Who:Camisards were Huguenots (French Protestants) of the rugged and isolated Cévennes region, and the Vaunage in southern France. They raised an insurrection against the persecutions which followed the Revocation of the Edict of Nantes in 1685, which had made being Protestant illegal.
What: Protestants and the people of France and people ordered by the King were fighting due to the Protestant ban in order to unite under one religion led to a rebellion. Fighting in small groups and villages is what overall occured.
Where:The Camisards operated throughout the mainly protestant Cévennes region which in the eighteenth century also included the Vaunage and the parts of the Camargue around Aigues Mortes.
When: early 1700s
Why: They raised an insurrection against the persecutions which followed the Revocation of the Edict of Nantes in 1685, which had made being Protestant illegal. Prosecutions were held, cities were burned, and forced conversions is what started this rebellion.
Political changes: Did not result in any Political changes except the fact that politically they then recognized other religions and discontinued killings and burnings.
Economic Changes : Economic damage was caused but overall no economic change occured as money wasnt really a part of the religious war.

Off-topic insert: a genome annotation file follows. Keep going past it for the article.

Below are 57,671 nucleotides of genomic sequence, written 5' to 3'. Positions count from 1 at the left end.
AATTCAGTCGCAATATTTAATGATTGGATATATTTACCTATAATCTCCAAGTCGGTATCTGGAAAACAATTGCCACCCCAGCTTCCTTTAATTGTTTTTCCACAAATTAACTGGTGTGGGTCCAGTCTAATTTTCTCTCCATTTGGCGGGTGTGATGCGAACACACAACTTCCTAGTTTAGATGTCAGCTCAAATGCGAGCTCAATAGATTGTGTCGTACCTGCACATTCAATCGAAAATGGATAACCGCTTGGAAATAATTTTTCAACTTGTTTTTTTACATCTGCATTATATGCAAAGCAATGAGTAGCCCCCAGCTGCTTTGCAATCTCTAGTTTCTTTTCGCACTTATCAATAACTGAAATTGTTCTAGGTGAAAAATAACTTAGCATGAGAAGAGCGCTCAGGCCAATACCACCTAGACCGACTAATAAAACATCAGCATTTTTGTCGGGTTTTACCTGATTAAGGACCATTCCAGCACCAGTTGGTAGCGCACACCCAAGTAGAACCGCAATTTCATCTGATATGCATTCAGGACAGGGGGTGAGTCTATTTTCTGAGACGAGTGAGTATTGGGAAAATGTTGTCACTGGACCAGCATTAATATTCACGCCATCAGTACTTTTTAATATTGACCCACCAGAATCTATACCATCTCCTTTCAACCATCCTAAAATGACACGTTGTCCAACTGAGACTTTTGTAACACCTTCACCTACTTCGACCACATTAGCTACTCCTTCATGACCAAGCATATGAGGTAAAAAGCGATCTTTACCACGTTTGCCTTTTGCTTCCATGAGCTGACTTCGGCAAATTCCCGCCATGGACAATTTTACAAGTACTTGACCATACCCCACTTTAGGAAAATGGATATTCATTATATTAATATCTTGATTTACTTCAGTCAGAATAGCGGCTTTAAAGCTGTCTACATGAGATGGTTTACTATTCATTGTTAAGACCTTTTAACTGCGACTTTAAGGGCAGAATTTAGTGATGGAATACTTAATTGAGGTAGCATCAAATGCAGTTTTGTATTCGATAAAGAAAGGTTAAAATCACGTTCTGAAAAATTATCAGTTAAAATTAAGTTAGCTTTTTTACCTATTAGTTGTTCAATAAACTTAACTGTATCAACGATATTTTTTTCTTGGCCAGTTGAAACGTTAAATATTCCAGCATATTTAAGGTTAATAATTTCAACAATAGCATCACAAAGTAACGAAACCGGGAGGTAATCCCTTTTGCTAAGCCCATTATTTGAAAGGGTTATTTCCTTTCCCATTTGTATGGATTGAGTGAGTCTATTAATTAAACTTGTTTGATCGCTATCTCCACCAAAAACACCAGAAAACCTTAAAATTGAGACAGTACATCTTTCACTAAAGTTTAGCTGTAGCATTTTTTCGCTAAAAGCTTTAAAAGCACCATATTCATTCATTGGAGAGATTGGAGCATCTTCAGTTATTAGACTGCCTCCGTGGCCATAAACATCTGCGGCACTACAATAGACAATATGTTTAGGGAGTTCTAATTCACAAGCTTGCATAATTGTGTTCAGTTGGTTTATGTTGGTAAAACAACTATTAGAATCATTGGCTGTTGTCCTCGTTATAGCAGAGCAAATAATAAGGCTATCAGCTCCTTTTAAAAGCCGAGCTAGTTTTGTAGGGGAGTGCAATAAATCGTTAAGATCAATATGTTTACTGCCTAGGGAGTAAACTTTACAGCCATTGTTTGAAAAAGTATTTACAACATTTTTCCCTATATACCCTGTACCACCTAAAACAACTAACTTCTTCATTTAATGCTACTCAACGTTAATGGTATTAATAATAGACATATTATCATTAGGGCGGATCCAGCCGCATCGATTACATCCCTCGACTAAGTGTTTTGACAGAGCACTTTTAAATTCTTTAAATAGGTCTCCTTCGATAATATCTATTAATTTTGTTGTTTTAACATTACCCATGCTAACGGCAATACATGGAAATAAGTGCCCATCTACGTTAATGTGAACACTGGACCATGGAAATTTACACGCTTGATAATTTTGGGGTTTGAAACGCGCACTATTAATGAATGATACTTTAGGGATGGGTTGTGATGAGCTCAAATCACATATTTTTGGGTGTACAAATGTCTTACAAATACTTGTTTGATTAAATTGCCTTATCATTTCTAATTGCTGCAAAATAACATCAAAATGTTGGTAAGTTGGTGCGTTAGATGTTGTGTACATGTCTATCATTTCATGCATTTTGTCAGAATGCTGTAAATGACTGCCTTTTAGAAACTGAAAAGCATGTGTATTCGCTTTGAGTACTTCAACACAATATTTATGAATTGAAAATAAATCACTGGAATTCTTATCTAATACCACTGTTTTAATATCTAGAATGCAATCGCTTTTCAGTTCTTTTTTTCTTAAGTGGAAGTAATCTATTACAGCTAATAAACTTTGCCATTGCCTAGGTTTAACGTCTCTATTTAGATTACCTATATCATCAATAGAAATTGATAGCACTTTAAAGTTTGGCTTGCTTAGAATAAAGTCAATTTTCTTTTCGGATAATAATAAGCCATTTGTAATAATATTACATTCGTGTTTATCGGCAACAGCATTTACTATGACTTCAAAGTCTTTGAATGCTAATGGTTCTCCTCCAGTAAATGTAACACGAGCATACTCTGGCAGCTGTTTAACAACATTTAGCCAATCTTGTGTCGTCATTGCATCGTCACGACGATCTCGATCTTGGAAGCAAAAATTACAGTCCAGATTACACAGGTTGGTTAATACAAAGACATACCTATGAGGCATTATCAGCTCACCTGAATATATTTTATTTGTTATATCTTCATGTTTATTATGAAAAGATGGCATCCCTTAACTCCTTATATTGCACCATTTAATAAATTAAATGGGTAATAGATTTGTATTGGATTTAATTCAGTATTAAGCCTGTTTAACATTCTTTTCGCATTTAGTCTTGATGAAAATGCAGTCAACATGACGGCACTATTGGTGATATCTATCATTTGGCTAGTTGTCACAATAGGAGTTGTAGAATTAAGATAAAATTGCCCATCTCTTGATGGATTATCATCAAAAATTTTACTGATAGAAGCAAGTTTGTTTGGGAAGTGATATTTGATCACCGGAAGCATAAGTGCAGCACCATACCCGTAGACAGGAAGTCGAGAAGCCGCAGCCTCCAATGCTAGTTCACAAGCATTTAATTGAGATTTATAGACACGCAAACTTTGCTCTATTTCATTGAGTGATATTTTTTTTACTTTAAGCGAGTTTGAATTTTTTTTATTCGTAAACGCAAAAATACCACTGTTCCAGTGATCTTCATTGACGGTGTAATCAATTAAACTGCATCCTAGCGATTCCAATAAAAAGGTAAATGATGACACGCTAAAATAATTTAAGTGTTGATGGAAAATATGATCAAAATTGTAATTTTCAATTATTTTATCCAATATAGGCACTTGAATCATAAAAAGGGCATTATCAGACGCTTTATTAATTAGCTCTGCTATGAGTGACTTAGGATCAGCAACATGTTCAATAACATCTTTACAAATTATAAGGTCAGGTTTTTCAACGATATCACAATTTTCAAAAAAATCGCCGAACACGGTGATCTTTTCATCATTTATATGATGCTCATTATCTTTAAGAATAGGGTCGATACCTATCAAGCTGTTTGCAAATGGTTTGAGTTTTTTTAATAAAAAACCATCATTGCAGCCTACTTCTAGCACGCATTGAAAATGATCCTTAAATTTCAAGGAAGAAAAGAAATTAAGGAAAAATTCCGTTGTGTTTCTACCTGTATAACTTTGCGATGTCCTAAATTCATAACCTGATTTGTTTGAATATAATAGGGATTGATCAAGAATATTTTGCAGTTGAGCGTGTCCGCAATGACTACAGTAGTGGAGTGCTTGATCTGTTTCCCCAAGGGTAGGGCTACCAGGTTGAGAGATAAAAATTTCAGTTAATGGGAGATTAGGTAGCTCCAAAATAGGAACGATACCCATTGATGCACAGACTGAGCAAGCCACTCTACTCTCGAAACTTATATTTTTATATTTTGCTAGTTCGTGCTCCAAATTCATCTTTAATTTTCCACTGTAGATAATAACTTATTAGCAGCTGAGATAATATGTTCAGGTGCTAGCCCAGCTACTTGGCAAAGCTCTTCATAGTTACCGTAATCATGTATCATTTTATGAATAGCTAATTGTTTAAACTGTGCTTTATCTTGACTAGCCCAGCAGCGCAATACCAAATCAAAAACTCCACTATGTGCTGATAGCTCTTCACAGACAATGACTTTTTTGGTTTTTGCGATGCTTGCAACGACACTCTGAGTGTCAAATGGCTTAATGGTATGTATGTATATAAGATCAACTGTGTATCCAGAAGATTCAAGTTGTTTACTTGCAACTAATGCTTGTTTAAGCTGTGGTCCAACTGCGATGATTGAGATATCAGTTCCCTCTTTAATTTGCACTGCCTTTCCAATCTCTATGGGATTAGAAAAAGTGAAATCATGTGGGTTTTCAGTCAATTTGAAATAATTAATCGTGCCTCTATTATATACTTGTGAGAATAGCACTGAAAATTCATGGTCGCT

Social Changes: As a result of the rebellion the main active Camisard groups had been subdued in various ways, the French authorities were keen not to re-ignite the revolt and took a more moderate approach to anti-Protestant repression. Many former Camisards came back to a more peaceful approach and from 1715 onwards helped re-establish a still illegal but now much better organised Protestantism. They were under the leadership of Antoine Court and of the numerous travelling pastors who were permitted to re-enter the country.
Claim: Overall, the Camisard Rebellion was a pretty small rebellion with one religious goal for social change of Protestant and therefore lacking political and economic changes it was not really a revolution.